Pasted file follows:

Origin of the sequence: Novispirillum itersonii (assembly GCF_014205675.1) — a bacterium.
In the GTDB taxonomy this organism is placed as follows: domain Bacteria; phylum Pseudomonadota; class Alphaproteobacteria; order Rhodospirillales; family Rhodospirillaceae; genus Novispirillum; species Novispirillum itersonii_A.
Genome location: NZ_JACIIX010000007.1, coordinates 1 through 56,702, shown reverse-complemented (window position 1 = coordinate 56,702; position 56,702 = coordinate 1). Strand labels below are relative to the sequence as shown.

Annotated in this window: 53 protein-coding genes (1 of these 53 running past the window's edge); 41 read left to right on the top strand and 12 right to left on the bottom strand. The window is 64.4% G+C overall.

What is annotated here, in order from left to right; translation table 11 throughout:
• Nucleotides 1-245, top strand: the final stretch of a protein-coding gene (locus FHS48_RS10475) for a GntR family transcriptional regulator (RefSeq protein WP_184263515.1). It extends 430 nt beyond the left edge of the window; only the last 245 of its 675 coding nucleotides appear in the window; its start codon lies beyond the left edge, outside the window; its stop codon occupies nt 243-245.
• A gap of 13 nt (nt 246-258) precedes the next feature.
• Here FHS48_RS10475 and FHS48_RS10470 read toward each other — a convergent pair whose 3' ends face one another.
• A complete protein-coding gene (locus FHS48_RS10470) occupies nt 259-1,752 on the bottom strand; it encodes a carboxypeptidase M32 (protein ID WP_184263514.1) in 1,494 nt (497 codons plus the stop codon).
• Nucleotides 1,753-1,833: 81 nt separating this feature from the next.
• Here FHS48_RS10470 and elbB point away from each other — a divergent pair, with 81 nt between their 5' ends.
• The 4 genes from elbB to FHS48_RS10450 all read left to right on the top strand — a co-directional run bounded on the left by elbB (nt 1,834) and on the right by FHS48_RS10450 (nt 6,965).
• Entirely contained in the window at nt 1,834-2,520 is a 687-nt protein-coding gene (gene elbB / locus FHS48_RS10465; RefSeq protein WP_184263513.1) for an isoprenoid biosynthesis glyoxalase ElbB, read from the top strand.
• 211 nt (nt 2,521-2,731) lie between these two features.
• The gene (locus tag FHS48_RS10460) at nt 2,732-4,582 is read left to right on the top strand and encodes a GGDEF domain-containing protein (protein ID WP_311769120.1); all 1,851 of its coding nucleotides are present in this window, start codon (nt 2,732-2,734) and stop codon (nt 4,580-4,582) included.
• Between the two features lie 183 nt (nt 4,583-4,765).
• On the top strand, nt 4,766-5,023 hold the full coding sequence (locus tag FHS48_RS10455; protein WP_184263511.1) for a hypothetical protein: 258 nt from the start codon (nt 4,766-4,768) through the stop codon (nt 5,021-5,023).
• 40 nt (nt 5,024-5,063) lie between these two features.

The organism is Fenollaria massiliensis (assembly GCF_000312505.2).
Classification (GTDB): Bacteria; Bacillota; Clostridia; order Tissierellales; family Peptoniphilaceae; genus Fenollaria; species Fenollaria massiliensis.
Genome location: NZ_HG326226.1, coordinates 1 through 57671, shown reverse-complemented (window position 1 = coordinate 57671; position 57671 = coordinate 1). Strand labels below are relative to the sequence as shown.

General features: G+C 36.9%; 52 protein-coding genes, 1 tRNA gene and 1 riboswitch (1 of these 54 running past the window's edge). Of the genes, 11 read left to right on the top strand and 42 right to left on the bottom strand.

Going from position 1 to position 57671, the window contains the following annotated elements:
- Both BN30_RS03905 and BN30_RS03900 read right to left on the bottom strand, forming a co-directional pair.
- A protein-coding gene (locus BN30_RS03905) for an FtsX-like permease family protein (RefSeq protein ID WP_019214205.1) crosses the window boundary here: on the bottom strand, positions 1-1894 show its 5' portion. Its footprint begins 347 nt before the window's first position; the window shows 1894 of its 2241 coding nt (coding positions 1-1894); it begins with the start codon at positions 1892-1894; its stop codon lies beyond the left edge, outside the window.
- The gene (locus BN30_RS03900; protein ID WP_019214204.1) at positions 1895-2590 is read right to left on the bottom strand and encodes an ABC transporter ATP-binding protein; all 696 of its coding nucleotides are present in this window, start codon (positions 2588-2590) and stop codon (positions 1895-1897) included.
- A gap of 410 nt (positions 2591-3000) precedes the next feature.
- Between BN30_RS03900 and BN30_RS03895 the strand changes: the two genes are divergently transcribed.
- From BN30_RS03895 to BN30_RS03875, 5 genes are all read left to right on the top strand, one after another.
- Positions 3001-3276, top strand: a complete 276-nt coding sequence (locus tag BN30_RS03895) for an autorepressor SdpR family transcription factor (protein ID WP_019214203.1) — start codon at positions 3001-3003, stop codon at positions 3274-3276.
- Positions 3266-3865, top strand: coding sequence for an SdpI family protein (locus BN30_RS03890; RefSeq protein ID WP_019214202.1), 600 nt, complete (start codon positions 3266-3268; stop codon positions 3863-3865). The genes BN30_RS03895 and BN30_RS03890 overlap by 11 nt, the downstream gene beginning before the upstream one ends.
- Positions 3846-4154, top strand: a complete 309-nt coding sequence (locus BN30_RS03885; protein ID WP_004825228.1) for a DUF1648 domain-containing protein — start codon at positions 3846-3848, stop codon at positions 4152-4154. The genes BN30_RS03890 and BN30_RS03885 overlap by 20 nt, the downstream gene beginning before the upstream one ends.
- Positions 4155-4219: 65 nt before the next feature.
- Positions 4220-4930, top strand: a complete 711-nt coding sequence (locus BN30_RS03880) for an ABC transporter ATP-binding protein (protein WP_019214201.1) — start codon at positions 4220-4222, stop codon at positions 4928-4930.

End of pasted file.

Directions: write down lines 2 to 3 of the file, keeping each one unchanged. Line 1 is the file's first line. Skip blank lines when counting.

In the GTDB taxonomy this organism is placed as follows: domain Bacteria; phylum Pseudomonadota; class Alphaproteobacteria; order Rhodospirillales; family Rhodospirillaceae; genus Novispirillum; species Novispirillum itersonii_A.
Genome location: NZ_JACIIX010000007.1, coordinates 1 through 56,702, shown reverse-complemented (window position 1 = coordinate 56,702; position 56,702 = coordinate 1). Strand labels below are relative to the sequence as shown.